the novel will also stay with me for a long time, because Bill Lewis and Pritchett's other fictional creations are so skillfully rendered.”The Denver Post
"Pritchett has achieved something pretty intricate here: He has wrapped the real-life explorer Meriwether Lewis in a contemporary fiction. The tension between past and present, reality and imagination, helps give the book its considerable urgency."Kansas City Star
the life of explorer Lewis is juxtaposed with that of his modern-day biographer, Bill Lewis, a high school teacher who struggles against his own depression. Pritchett, a writing teacher at the University of Missouri-Kansas City, shows that past and present have more in common than we usually believe.”Oregonian
was immediately drawn in
[R]esolves the double-layered journey into a sweet and satisfying chord.”Montana Magazine
The Melancholy Fate of Capt. Lewis is a truly splendid novel of history, one that illuminates the great themes that such novels uniquely can. It shows us how the past is always with us and how the passions and tremblings of the human spirit endure even the passage of centuries. With this book, Michael Pritchett has instantly established himself as one of our finest novelists.”Robert Olen Butler
A challenging novel that can lead you to reconsider one of our country's greatest adventure stories.”Seattle Times
"The alternating sections reveal Pritchett's mastery of voice . . . this is a remarkable exploration of the life of one of history's great explorers."St. Louis Post-Dispatch
The special eloquence of Michael Pritchett's new novel about Lewis and Clark is rooted in his understanding of the melancholy that follows discovery and the closure of distance. When the unknown turns into the known, it is domesticated and thus becomes ours. In this story, the New World turns almost instantly into the Old World, and the melancholy we all suffer from is laid bare, with understanding, compassion, eloquence, and drama, in two parallel narratives that are unforgettable." Charles Baxter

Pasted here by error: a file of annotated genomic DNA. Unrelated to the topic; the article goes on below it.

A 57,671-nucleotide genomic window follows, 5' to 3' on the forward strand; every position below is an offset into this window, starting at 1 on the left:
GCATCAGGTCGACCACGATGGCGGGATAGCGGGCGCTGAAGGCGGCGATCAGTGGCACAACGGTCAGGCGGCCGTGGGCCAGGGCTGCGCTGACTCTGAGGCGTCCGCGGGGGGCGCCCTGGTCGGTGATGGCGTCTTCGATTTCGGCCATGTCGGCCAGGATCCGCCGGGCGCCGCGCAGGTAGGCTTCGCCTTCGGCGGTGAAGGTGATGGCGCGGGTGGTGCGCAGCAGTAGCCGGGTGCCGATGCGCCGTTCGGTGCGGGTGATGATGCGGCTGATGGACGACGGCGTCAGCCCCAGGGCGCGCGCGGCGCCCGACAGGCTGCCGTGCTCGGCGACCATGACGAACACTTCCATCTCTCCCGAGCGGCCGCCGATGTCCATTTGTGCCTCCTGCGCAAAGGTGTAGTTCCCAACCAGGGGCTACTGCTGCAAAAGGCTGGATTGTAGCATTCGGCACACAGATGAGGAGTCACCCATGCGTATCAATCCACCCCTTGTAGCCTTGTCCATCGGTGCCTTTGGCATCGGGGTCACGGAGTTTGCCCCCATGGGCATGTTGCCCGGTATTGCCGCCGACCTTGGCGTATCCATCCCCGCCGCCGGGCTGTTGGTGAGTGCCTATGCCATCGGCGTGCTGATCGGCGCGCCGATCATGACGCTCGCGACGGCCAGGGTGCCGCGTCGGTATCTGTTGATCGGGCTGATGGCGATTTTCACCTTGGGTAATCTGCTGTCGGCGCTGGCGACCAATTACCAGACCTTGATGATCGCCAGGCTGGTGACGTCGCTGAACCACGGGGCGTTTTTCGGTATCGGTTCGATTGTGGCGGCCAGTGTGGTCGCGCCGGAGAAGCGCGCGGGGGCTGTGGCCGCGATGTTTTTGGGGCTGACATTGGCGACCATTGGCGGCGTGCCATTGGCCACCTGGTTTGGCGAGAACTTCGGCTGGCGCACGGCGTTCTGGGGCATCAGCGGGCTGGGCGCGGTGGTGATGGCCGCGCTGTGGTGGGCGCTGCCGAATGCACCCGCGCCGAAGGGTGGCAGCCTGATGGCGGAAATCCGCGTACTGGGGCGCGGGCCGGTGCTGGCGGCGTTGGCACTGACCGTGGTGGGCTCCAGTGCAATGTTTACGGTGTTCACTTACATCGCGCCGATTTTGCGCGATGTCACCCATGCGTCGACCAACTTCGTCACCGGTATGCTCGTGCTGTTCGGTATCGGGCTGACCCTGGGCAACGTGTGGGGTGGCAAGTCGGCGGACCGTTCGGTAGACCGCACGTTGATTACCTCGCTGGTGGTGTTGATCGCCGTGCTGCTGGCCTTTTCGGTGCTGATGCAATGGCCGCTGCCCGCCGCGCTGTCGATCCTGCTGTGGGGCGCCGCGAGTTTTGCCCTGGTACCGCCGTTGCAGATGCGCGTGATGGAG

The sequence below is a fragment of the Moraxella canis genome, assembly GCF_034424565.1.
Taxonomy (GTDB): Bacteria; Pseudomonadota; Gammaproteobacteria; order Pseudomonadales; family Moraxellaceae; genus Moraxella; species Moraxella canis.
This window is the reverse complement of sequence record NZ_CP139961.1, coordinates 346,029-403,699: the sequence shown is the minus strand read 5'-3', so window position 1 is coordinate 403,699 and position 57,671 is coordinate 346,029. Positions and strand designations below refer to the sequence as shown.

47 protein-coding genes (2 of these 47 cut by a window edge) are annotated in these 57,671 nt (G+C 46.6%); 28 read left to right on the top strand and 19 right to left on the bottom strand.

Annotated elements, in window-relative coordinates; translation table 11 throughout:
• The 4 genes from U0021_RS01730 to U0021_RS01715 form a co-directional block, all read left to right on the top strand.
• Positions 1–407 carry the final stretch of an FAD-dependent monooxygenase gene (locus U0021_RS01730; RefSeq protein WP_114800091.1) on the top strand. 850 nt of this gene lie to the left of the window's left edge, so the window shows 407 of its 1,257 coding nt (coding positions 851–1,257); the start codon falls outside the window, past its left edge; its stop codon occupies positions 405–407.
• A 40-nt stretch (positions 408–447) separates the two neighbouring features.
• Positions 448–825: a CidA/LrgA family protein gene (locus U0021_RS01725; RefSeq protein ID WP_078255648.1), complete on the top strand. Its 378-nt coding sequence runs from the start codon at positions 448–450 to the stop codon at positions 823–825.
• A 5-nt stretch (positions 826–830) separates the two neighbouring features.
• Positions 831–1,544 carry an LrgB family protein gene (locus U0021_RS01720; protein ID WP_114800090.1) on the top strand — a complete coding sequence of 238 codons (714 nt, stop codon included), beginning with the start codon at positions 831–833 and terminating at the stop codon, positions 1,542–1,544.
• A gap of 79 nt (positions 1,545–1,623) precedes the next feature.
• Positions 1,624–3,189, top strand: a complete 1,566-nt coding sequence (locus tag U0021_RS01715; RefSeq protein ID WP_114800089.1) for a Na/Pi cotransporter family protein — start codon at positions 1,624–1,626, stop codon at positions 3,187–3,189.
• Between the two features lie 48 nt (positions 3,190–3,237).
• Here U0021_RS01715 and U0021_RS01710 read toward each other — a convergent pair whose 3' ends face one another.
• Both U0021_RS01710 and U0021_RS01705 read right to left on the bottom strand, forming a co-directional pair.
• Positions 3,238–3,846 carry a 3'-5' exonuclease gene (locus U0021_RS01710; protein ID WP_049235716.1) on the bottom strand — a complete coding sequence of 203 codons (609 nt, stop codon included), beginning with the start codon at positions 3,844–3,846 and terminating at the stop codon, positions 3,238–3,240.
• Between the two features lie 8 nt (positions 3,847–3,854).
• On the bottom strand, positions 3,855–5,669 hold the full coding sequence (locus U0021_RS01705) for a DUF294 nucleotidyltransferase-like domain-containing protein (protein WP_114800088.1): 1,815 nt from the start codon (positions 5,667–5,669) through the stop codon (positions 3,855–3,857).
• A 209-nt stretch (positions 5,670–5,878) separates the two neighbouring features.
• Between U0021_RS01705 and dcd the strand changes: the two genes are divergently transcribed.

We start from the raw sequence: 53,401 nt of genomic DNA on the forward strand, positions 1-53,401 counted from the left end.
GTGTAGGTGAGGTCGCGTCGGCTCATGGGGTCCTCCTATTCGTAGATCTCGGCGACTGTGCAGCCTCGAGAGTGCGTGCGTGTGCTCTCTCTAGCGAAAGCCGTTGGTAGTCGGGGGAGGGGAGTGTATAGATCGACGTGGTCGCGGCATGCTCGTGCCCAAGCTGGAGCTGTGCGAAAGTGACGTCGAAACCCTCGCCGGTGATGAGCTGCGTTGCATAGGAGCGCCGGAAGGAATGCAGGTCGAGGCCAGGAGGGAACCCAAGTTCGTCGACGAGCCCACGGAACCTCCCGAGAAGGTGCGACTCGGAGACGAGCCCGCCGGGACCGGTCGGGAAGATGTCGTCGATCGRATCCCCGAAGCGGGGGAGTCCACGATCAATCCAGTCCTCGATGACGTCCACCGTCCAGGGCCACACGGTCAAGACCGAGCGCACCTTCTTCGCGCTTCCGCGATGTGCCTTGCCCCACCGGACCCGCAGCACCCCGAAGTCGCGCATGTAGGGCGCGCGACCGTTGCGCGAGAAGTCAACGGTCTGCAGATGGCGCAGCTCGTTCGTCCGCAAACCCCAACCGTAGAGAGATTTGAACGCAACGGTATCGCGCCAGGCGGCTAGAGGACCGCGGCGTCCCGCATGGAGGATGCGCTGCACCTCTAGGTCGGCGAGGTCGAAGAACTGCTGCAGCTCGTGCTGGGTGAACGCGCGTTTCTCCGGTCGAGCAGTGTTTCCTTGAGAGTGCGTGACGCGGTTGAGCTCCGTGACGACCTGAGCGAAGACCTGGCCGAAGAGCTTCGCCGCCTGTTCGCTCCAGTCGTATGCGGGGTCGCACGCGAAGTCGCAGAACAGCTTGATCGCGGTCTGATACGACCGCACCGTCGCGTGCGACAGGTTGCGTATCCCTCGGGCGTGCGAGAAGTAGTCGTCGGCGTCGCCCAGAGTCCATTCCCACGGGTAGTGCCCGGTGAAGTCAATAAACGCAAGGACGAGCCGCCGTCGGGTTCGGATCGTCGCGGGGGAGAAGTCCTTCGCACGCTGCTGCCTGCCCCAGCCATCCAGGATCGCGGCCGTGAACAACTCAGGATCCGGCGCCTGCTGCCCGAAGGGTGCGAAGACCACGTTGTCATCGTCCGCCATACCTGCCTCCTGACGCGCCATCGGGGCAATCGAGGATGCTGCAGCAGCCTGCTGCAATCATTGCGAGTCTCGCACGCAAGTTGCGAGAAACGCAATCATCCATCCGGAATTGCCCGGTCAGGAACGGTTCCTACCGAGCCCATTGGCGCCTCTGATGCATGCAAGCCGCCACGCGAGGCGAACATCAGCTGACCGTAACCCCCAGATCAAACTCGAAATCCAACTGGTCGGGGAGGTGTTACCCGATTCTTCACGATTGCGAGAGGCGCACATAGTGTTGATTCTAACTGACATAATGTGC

"An intricate, intelligent and absorbing novel." Margot Livesey
When high-school history teacher Bill Lewis decides to write a biography of Meriwether Lewis, he becomes engrossed in both the triumphs and tragedies of the great explorer
the side-by-side story lines complement and reinforce one another
Pritchetts contemporary twist illuminates an old subject in a new light.”Booklist
In this rich, confident debut novel, Pritchett not only authentically recreates the world through which Lewis and Clark forced their way but also finds extraordinary parallels between Capt. Lewiss doubt about manifest destiny and the contemporary uncertainty that surrounds the modern male.
While writing a biography of his famous namesake, Bill Lewis, a high-school history teacher, nearly loses himself in his attempts to understand one of the great untold stories in American historythe adventures and subsequent suicide of Meriwether Lewis. Even as he struggles to illuminate that strange and exuberant time and and falls under the spell of the elusively seductive persona of Capt. Lewis, Bill finds himself fighting his own personal crisis, brought on by a clinical depression that threatens not only his book, but his job, his family, his 13-year marriage, and his own survival past the age of 40.
In this rich, confident debut novel, Michael Pritchett not only authentically recreates the world through which Lewis and Clark forced their way, but also finds extraordinary parallels between Capt. Lewiss doubt about manifest destiny and the contemporary uncertainty of the introspective modern male at a time when all our values are in question.